Quote of the Day:
Will American citizenship still mean something in the future? If Americans can be expelled from their own country, no. If noncitizens have as much right to live here as citizens, no. If we effectively extend the rights of citizenship to everyone in the world, how can we still be a country?
–Geoffrey M. Vaughan at City Journal
Geoffrey M. Vaughan, begins his exploration of “Citizenship and American Identity” at City Journal by quoting one of the most powerful sentences in the ancient world: Civis Romanus sum. “I am a Roman citizen.” Roman citizenship carried meaning and certain protections throughout the world.
What does the call for open borders, widespread among Democrats, mean for our citizenship?
Vaughan acknowledges that more than a billion people on the planet could benefit by moving to a small number of countries, those in Western Europe and North America. Our own southern border is a testament to this. They want to escape violent and economically disadvantaged places.
We can be sympathetic with people seeking entry, even when doing it illegally, and yet feel that the consequences of an open border will be to change the meaning of citizenship. If you read only one thing today, let it be Geoffrey Vaughan’s meditation on the meaning of U.S. citizenship.
Just as government policies can undermine currencies, so, too, can they degrade citizenship. Cancelling debt is one way to devalue a currency; printing too much money is another. The Democratic presidential hopefuls seem set on similar policies for American citizenship. Most have, in one form or another, suggested decriminalizing illegal entry to the United States. “That is tantamount to declaring publicly that we have open borders,” said Jeh Johnson, former head of Homeland Security under Barack Obama. Most of the Democratic presidential candidates have also endorsed providing illegal immigrants medical insurance, even as millions of American citizens lack coverage. With these measures in place, what would remain of American citizenship?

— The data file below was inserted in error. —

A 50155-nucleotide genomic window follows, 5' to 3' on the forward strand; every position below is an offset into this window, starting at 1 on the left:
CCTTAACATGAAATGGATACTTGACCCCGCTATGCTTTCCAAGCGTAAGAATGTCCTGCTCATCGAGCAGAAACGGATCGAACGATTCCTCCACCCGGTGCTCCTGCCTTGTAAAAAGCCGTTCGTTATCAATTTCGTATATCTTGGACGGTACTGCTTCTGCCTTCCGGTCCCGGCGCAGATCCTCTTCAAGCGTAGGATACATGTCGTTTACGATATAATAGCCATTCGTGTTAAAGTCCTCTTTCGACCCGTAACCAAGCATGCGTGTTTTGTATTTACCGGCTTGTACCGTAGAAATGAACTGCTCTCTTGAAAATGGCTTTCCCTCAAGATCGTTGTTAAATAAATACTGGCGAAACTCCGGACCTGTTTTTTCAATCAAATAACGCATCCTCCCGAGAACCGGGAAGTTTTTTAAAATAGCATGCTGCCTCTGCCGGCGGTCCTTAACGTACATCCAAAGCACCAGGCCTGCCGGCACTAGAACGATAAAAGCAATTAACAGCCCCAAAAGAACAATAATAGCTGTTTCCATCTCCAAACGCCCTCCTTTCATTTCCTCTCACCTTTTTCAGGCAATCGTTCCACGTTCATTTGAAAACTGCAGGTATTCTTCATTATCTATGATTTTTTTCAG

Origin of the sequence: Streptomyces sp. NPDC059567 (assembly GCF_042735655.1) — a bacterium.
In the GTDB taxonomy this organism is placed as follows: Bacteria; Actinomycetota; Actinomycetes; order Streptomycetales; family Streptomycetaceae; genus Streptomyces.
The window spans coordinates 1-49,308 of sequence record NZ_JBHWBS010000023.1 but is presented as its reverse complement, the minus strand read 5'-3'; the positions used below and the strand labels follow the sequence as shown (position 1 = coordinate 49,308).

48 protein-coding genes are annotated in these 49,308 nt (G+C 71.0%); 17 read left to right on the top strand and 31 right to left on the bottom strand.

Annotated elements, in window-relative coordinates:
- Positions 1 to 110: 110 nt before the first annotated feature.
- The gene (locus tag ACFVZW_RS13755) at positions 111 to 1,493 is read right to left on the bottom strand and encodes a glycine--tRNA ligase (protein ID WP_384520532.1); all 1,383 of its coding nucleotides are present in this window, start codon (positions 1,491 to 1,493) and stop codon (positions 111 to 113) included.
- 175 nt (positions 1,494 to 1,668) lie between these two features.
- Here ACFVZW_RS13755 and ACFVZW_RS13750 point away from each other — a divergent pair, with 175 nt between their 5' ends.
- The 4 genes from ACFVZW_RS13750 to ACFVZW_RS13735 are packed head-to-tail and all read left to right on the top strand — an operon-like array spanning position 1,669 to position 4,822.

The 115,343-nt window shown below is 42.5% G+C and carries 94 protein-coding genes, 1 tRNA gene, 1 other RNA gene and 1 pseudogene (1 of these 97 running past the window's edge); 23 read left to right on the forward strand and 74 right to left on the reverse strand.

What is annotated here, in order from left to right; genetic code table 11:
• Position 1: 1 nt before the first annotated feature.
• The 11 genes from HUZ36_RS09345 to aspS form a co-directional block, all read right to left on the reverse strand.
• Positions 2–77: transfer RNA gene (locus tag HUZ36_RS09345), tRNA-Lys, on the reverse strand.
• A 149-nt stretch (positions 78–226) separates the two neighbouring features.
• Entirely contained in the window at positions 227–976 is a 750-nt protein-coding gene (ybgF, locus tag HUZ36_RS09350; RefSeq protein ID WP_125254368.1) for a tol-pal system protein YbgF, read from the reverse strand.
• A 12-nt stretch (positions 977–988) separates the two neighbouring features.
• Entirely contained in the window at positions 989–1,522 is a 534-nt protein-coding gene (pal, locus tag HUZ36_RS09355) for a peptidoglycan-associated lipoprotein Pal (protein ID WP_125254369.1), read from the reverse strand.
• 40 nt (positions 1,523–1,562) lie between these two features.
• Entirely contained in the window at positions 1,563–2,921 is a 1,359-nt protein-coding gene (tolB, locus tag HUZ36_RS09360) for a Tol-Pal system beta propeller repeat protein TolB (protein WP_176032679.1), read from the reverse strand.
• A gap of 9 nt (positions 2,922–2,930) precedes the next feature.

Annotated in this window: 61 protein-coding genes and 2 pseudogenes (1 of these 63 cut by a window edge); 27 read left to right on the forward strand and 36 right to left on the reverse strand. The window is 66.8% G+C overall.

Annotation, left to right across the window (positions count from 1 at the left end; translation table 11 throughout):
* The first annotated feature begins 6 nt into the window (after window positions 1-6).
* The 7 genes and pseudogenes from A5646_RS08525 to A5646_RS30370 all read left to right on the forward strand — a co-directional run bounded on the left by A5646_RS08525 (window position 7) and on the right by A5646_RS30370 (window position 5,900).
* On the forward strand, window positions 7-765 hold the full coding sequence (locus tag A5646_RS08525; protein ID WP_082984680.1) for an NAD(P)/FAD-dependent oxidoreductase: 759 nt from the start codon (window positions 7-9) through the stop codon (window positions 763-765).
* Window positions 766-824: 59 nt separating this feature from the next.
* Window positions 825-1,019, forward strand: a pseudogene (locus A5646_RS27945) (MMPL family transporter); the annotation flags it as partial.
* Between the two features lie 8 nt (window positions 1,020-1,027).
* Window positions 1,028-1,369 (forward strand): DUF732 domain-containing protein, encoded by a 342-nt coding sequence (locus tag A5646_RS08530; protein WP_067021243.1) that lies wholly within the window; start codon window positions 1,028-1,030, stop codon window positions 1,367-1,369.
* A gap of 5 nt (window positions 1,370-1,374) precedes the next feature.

No one knows how sincerely the candidates hold these positions (or how long they will hold them). We do know that they took these positions in response to the migrant crisis at the Mexican border. The deaths of Óscar Martínez and his daughter, Valeria, as they fled El Salvador and attempted entry into the United States only added to anxiety about the crisis.
In response to the deaths, El Salvador’s recently elected president, Nayib Bukele, made one of the most courageous and honest statements of any politician in recent memory. In an interview with the BBC, he said of the Martínez family: “We can blame any other country but what about our blame? What country did they flee? Did they flee the United States? They fled El Salvador, they fled our country. It is our fault.”
It’s refreshing to see a leader confront the failures of his nation. Bukele’s frankness seems inspired by a practical understanding of citizenship. By contrast, chants of “send her back,” directed at Minnesota congresswoman Ilhan Omar, are the kind of repudiation of citizenship that even Nero might not have gotten away with. President Trump was right to repudiate those chants. They are a denial of the protections of American citizenship.
Will American citizenship still mean something in the future? If Americans can be expelled from their own country, no. If noncitizens have as much right to live here as citizens, no. If we effectively extend the rights of citizenship to everyone in the world, how can we still be a country? The question of citizenship could become the most pressing political question of the twenty-first century. The danger, as we’re seeing, is that we will answer the question without thinking it through.
Read the entire article.